Several bills have also been introduced to tackle student loan forgiveness. For example, the Student Loan Relief Act would direct the Secretary of Education to discharge up to $50,000 of federal student loan debt per borrower. And the Strengthening Loan Forgiveness for Public Servants Act would allow borrowers to receive forgiveness under the Public Service Loan Forgiveness program in proportion to their years of payment, rather than requiring 10 years of service before getting any forgiveness. However, Carroll said she is skeptical whether any of these bills will pass given the split nature of Congress.
There are also several other existing student loan forgiveness options for anyone who qualifies, including
- Teacher Loan Forgiveness: Up to $17,500 in forgiveness is available to individuals who teach full-time for five complete and consecutive academic years in certain elementary or secondary schools, or educational service agencies that serve low-income families, and meet other qualifications.
- Public Service Loan Forgiveness (PSLF): Borrowers who work full-time for government or non-for-profit organizations can qualify to have their remaining balance forgiven after 120 qualifying payments. “This program has been expanded to include Temporary Expanded Public Service Loan Forgiveness (TEPSLF) for borrowers who were denied PSLF loan forgiveness due to making payments in a non-qualifying repayment plan,” Carroll said.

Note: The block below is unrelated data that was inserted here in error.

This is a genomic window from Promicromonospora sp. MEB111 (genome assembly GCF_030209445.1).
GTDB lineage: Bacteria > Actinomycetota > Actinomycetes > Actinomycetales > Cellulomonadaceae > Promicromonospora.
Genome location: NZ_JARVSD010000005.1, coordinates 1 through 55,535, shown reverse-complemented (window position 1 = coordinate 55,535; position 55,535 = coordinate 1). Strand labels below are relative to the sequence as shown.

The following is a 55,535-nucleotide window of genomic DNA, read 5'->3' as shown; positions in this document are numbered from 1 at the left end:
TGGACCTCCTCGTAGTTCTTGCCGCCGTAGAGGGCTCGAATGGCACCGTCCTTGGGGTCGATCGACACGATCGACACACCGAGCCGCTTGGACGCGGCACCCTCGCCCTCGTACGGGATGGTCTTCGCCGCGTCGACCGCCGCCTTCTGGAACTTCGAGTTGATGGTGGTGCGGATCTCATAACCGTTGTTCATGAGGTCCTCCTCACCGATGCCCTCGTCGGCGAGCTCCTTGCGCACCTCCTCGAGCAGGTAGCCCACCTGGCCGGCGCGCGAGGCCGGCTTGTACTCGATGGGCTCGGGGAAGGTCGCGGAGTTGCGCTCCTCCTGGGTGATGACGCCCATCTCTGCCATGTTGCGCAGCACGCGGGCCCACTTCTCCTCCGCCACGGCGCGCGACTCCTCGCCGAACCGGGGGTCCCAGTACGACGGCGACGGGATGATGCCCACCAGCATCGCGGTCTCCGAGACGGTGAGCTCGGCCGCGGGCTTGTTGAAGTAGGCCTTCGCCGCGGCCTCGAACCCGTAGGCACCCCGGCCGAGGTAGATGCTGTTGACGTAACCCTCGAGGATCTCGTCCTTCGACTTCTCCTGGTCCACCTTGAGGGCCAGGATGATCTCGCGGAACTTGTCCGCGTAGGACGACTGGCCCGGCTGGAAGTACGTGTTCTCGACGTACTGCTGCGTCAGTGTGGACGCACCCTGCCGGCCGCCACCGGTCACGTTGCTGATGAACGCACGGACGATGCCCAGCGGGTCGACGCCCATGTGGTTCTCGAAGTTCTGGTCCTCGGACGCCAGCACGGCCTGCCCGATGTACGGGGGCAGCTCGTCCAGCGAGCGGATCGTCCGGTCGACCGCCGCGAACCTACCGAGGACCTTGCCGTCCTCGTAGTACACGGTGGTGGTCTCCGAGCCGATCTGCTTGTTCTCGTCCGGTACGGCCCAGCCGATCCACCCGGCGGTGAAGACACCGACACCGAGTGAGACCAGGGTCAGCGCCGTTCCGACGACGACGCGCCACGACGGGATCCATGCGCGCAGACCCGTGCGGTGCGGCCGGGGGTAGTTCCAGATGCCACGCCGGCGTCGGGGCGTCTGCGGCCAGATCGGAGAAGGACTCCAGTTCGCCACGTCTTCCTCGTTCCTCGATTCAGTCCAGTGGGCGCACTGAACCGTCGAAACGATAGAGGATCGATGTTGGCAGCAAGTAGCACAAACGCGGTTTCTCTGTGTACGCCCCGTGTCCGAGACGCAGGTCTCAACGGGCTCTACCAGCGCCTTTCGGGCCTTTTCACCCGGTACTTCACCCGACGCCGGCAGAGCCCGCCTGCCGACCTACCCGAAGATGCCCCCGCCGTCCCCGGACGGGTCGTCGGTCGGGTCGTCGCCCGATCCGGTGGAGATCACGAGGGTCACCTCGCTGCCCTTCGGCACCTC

- Income-Driven Repayment (IDR): These plans adjust a borrower’s monthly payments to a small percentage of their discretionary income and extend the payment term to 20-25 years, depending on the specific program. Any remaining balance after that period is forgiven. However, Carroll noted that unlike Teacher Loan Forgiveness or PSLF, borrowers may have to pay income taxes on the amount forgiven.
- Veterans Total and Permanent Disability Discharge: Borrowers with a service-related disability can qualify for federal and some private student loan forgiveness.
Any borrower who is interested in pursuing one of these programs can get more information and apply on the Federal Student Aid website.